* Prices may differ from that shown
[Note: Some details may vary between models in the current range of Packard Bell EasyNote TJ65 notebook computers as these are updated with developing technologies. This review attempts to take these broadly into account]
~~~Packard Bell EasyNote TJ65~~~
This Packard Bell laptop is still reliable and quite fast for a two year old machine running Windows Vista. It's well equipped with a fairly large screen and a decent keyboard with a numeric keypad. Battery life is surprisingly good too, considering its age and the amount it's been used.
We've had an extremely reliable Packard Bell (PB) desktop PC for many years so, when my wife asked about a possible replacement for her elderly Dell laptop, I suggested perhaps something from PB's range of notebooks. The Dell was grinding to a halt, despite regular maintenance and elimination of the usual factors which reduce everything to a snail's pace. So, for the sake of our sanity, it was time for something faster ...
We weren't keen on mail order, preferring to deal with a local supplier if possible. After some preliminary research we homed in on Currys, where we'd bought the original desktop machine - the one that's still running Windows XP quite happily (not a lot wrong with XP anyway!) The specification and price quoted (£399) were quite reasonable at the time; more recent models in this range have Windows 7 installed, plus upgraded processors and hard drives etc. for a similar price.
Please note: this is not a technical review, it's just a brief report on some two years everyday personal experience; but for those who may be interested, one or two key technicalities may be of interest.
Intel Pentium dual core processor T4200, 2Ghz
15.6 inch HD screen
250 GB hard disc capacity
4 GB RAM (memory)
Webcam (rarely used, though potentially handy - e.g. for Skype)
All the usual ports, plus HDMI
Battery life is said to be up to 4 hours, but I don't recall pushing it quite that far.
The timing of our purchase meant that this machine came preinstalled with Windows Vista (Home Premium Edition). While there was a limited time offer for an upgrade to Windows 7, we didn't bother with this. Looking back, it just didn't seem worth the hassle and it wasn't going to be entirely free. In any case, the main advantage of Windows 7 might have been speed - but this laptop turned out to be a huge improvement on its sluggish predecessor, even running Vista.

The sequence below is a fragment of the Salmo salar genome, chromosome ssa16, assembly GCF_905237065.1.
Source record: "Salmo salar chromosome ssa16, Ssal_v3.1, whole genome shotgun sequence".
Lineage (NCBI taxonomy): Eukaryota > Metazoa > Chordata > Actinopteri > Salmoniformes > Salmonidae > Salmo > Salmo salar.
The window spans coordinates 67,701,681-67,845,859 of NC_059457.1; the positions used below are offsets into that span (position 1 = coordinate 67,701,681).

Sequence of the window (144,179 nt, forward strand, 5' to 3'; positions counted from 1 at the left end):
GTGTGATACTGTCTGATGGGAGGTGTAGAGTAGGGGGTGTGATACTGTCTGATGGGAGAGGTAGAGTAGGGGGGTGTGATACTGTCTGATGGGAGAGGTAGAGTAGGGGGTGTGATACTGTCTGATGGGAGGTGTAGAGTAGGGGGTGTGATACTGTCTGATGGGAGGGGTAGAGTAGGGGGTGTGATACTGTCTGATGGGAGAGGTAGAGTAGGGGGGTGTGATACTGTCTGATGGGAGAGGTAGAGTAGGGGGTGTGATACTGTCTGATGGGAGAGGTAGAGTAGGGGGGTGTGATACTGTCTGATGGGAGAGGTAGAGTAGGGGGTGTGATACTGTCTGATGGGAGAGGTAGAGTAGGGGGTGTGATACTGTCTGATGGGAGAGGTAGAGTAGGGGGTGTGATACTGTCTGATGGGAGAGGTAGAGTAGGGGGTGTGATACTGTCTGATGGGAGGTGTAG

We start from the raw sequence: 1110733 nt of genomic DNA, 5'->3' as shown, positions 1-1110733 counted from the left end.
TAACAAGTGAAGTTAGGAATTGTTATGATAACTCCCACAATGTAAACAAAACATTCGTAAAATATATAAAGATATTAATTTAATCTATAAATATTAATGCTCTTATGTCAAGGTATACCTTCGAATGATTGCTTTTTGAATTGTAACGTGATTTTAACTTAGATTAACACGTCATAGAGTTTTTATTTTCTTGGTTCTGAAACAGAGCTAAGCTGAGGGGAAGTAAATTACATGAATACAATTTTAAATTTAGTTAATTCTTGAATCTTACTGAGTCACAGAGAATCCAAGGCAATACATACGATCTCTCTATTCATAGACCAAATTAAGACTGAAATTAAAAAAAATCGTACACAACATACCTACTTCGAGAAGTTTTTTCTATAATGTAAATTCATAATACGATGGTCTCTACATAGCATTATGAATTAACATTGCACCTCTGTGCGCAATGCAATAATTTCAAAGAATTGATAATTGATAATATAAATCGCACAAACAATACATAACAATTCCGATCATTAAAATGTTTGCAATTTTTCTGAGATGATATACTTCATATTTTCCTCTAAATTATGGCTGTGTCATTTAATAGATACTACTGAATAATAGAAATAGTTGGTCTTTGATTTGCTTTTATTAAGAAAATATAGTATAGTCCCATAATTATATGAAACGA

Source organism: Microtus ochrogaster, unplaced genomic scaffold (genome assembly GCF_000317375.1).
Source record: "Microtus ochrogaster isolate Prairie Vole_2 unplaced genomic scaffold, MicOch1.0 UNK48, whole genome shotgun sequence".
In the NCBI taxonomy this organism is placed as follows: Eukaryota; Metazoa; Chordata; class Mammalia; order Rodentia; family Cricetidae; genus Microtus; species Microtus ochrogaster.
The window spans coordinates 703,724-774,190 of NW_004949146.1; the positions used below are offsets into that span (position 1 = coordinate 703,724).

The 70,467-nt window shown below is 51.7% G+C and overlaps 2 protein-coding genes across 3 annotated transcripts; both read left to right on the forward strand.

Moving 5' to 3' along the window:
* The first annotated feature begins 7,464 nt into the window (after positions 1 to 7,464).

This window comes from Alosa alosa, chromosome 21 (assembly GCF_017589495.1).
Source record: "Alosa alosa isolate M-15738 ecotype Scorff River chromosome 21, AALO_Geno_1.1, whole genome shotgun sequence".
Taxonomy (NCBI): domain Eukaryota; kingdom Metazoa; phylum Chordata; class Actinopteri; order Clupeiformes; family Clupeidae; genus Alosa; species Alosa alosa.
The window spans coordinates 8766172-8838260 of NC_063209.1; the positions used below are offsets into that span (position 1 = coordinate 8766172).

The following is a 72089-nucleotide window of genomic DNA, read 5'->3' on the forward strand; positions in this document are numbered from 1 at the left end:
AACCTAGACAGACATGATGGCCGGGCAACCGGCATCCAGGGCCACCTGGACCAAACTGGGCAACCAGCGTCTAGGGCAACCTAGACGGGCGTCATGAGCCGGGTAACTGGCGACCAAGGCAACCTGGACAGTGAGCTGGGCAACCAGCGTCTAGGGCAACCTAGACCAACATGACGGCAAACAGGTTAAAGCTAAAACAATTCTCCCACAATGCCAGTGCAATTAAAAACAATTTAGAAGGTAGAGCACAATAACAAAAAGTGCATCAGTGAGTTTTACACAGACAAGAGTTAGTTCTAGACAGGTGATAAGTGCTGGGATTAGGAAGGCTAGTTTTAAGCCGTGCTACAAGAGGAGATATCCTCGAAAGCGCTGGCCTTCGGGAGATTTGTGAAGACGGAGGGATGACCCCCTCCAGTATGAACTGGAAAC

Other software 'bundled' with this machine included a version of Adobe Photoshop Elements (image editing software that I've used from time to time, though not my favourite graphics package) and a time limited version of Norton security software which I've since replaced.
~~Getting started: documentation & support~~
At 54 pages, the printed 'Quick Start & Troubleshooting Guide' is more than adequate for getting started and basic problem solving. This is illustrated and contains a useful index. For further information there is a locally installed electronic user guide and also the support section on the Packard Bell website (see below).
The only minor problem I recall having was identifying one of the extra touch-sensitive buttons. This turned out to be related to power management (the feather icon was somewhat obscure!)
~~Look & feel, build quality~~
Hardly a design icon, perhaps the best description of this laptop is 'workmanlike'. It's solidly constructed. The touchpad works well and the keys have a good positive feel. We've had no problems with these, unlike with some laptops I've owned.
While this is by no means the most portable of laptops, it suits our purposes well. Admittedly, it is mainly used for web access, word processing etc., and for this non-intensive usage it still seems a perfectly adequate workhorse.
It doesn't overheat. There may be some tendency for slow shutdowns but, to be fair, this could well be down to the operating system. I understand this version of Windows is notoriously bloated - and we did decline the opportunity to upgrade.
~~Price and availability~~
Current models in this range are available from your local Currys or PC World for around £399.
* Reliable, well specified, decent size screen and keyboard
* Slightly obscure button icons? Not the most portable of laptops.
* Good value, reliable laptop
* Well worth considering a model from this range for reliability and acceptable mid-range performance at a reasonable price.
* Packard Bell website : www.packardbell.com
[© SteveS001, 2011. A version of this original review may be found on other review sites]
The lap top I'm writing this is on is my Packard bell easy note. I have never had any problems with the it, it's slim stylish and I take it everywhere.
I'm often found in coffee shops using their free wifi connection and catching up with friends in Australia on Skype, thanks to the built in webcam. It is not the smallest lap top on the market but still easy to cart around. It weighs in at 2.7 kg. It is heavier than I'd like it to be but felt that the other features it has compensates for this. For example the 244 minutes of battery life is one of the longest you will find and keeps me juiced up when I'm out and about. I have never yet been caught short.
It took me a while to choose the lap top, wanting like most people to get the best product for my money. 320 Gb of hard drive is ample for most users. 4 Gb of memory is more than sufficient and windows 7 has some great features such as a more easy to navigate menu and is much quicker and responsive. It comes with the latest version of Internet explorer. The downside of windows 7 is that it uses a whole GB of my memory! The dual-core Intel Pentium processor is a low-powered variation which is a little disappointing. This makes the processing of adequate quality. For my usage I think it's fine but others may want to look elsewhere if they are wanting a better processor.